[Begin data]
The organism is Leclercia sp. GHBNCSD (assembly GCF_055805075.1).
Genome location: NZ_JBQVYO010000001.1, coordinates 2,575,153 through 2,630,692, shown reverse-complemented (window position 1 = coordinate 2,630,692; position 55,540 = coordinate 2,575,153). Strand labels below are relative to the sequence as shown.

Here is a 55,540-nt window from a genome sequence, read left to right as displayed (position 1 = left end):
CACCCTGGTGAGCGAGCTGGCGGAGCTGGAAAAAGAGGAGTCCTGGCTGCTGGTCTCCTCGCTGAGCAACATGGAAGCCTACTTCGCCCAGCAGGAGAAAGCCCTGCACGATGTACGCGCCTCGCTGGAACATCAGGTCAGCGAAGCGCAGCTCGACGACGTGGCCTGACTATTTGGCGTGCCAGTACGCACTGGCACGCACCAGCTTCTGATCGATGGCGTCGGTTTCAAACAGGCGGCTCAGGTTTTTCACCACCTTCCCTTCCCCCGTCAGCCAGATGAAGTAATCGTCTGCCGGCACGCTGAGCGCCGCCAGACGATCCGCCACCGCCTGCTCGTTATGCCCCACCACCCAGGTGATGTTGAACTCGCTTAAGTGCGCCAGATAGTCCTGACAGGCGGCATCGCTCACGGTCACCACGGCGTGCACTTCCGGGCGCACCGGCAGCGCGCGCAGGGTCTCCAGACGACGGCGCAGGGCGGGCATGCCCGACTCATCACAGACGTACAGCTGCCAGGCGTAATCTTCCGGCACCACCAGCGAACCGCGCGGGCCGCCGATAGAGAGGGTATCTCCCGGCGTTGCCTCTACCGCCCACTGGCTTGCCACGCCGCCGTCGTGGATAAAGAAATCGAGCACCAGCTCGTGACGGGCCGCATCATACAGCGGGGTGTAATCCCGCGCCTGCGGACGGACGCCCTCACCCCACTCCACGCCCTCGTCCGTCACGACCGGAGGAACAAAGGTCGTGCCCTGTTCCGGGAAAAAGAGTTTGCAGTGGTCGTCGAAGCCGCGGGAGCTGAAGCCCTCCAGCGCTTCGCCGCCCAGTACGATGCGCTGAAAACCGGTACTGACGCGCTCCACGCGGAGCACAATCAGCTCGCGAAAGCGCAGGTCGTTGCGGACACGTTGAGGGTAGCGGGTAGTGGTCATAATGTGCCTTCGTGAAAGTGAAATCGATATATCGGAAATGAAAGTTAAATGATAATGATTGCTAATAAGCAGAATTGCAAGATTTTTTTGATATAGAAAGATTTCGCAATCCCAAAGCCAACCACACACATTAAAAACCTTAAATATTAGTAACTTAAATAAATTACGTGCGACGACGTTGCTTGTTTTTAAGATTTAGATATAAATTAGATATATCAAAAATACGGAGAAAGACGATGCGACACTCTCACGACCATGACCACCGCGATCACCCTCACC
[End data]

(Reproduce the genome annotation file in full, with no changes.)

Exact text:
The organism is Leclercia sp. GHBNCSD (assembly GCF_055805075.1).
Genome location: NZ_JBQVYO010000001.1, coordinates 2,575,153 through 2,630,692, shown reverse-complemented (window position 1 = coordinate 2,630,692; position 55,540 = coordinate 2,575,153). Strand labels below are relative to the sequence as shown.

Here is a 55,540-nt window from a genome sequence, read left to right as displayed (position 1 = left end):
CACCCTGGTGAGCGAGCTGGCGGAGCTGGAAAAAGAGGAGTCCTGGCTGCTGGTCTCCTCGCTGAGCAACATGGAAGCCTACTTCGCCCAGCAGGAGAAAGCCCTGCACGATGTACGCGCCTCGCTGGAACATCAGGTCAGCGAAGCGCAGCTCGACGACGTGGCCTGACTATTTGGCGTGCCAGTACGCACTGGCACGCACCAGCTTCTGATCGATGGCGTCGGTTTCAAACAGGCGGCTCAGGTTTTTCACCACCTTCCCTTCCCCCGTCAGCCAGATGAAGTAATCGTCTGCCGGCACGCTGAGCGCCGCCAGACGATCCGCCACCGCCTGCTCGTTATGCCCCACCACCCAGGTGATGTTGAACTCGCTTAAGTGCGCCAGATAGTCCTGACAGGCGGCATCGCTCACGGTCACCACGGCGTGCACTTCCGGGCGCACCGGCAGCGCGCGCAGGGTCTCCAGACGACGGCGCAGGGCGGGCATGCCCGACTCATCACAGACGTACAGCTGCCAGGCGTAATCTTCCGGCACCACCAGCGAACCGCGCGGGCCGCCGATAGAGAGGGTATCTCCCGGCGTTGCCTCTACCGCCCACTGGCTTGCCACGCCGCCGTCGTGGATAAAGAAATCGAGCACCAGCTCGTGACGGGCCGCATCATACAGCGGGGTGTAATCCCGCGCCTGCGGACGGACGCCCTCACCCCACTCCACGCCCTCGTCCGTCACGACCGGAGGAACAAAGGTCGTGCCCTGTTCCGGGAAAAAGAGTTTGCAGTGGTCGTCGAAGCCGCGGGAGCTGAAGCCCTCCAGCGCTTCGCCGCCCAGTACGATGCGCTGAAAACCGGTACTGACGCGCTCCACGCGGAGCACAATCAGCTCGCGAAAGCGCAGGTCGTTGCGGACACGTTGAGGGTAGCGGGTAGTGGTCATAATGTGCCTTCGTGAAAGTGAAATCGATATATCGGAAATGAAAGTTAAATGATAATGATTGCTAATAAGCAGAATTGCAAGATTTTTTTGATATAGAAAGATTTCGCAATCCCAAAGCCAACCACACACATTAAAAACCTTAAATATTAGTAACTTAAATAAATTACGTGCGACGACGTTGCTTGTTTTTAAGATTTAGATATAAATTAGATATATCAAAAATACGGAGAAAGACGATGCGACACTCTCACGACCATGACCACCGCGATCACCCTCACC